Later today the Federal Reserve Bank Open Market Committee (FOMC) is widely expected to hike short-term interest rates. Contrary to popular belief a Fed rate hike could actually help mortgage rates improve.
To understand why one must consider the reason why the Fed is hiking rates in the first place.
The Fed has a dual mandate which is to maintain:
- maximum employment
- stable prices and moderate long-term interest rates
Interest rate hikes are a tool the FOMC uses to help stabilize prices (AKA curb inflationary pressure). Inflation is the primary enemy of mortgage rates because it erodes the purchasing power of the money used to repay the loan.
Consider if you were planning on lending someone money today and deciding on what rate of interest to charge. If you were informed that the value of the money repaid to you in the future would have less purchasing power due to inflation you would be prudent to add that additional cost into the interest rate.
As the Fed hikes short-term interest rates it should theoretically prevent future inflationary pressure which is good for home loan rates.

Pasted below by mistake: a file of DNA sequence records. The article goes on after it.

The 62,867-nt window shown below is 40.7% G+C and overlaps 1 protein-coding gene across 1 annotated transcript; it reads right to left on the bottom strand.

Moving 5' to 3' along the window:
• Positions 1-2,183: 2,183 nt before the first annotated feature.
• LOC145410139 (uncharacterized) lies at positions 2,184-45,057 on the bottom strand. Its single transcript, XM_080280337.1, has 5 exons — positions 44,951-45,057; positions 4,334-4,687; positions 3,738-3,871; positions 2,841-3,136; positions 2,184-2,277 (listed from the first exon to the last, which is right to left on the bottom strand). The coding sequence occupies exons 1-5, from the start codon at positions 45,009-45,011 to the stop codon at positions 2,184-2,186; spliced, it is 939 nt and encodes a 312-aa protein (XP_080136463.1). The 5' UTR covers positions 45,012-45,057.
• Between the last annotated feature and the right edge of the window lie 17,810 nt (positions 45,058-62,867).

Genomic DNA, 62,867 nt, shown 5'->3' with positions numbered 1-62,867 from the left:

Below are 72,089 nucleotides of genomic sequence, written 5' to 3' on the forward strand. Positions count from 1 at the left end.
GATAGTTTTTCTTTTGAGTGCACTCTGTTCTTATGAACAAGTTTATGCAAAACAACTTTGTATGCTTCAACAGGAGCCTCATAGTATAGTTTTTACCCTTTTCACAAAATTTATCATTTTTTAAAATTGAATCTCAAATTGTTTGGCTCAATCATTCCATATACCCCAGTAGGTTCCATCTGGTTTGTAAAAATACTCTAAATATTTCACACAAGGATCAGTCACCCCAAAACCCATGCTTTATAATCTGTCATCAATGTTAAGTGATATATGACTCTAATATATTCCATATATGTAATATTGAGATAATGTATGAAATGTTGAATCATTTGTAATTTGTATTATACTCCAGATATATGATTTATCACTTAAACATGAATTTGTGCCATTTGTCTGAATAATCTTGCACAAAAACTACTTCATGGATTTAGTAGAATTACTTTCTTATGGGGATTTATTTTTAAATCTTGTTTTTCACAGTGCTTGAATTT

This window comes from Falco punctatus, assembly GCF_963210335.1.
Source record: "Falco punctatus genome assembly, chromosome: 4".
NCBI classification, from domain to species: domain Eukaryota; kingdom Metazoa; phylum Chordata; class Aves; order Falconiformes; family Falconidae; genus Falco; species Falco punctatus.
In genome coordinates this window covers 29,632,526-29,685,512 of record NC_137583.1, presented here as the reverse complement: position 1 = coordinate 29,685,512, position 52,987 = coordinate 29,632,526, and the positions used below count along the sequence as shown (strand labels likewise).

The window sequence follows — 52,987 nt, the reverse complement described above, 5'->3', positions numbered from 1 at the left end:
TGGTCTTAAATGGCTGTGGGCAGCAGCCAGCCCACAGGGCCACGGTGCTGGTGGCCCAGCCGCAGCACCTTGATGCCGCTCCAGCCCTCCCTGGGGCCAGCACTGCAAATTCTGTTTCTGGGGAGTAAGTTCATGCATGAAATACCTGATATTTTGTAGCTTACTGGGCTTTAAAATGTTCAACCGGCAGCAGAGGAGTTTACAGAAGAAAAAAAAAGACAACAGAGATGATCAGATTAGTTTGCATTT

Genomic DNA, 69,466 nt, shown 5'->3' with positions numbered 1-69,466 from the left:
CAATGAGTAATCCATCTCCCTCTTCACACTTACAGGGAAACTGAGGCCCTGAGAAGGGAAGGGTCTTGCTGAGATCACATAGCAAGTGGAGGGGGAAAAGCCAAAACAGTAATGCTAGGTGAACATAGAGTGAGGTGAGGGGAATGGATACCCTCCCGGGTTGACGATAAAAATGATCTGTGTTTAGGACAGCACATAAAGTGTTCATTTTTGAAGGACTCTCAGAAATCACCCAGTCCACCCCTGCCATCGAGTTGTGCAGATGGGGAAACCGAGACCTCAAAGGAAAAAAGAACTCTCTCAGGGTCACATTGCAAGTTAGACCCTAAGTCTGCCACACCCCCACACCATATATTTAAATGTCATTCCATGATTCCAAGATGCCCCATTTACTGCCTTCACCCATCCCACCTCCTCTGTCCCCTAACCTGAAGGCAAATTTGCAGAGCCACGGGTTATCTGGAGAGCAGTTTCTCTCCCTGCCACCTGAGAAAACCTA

The FOMC does not directly set mortgage rates. The rate they control is called the Federal Funds Rate and practically speaking has a very obscure function (it is the interest rate charged between banks to lend reserve balances for overnight depository requirements).
As the chart below shows there is no direct correlation between the Federal Funds Rate and mortgage rates.
As you can see from December of 2014 to December 2017 the Federal funds Rate increased from ~.25% to ~1.25% as a result of four separate rate hikes. At the start of that time period conventional 30-year fixed rate mortgage rates were averaging 4.00% and now? Still ~4.00%.
It’s important to note that the FOMC’s comments and actions can send ripple waves through the financial markets and can influence the direction of mortgage rates, for better or worse, but the Fed does not directly control the rates provided on home loans.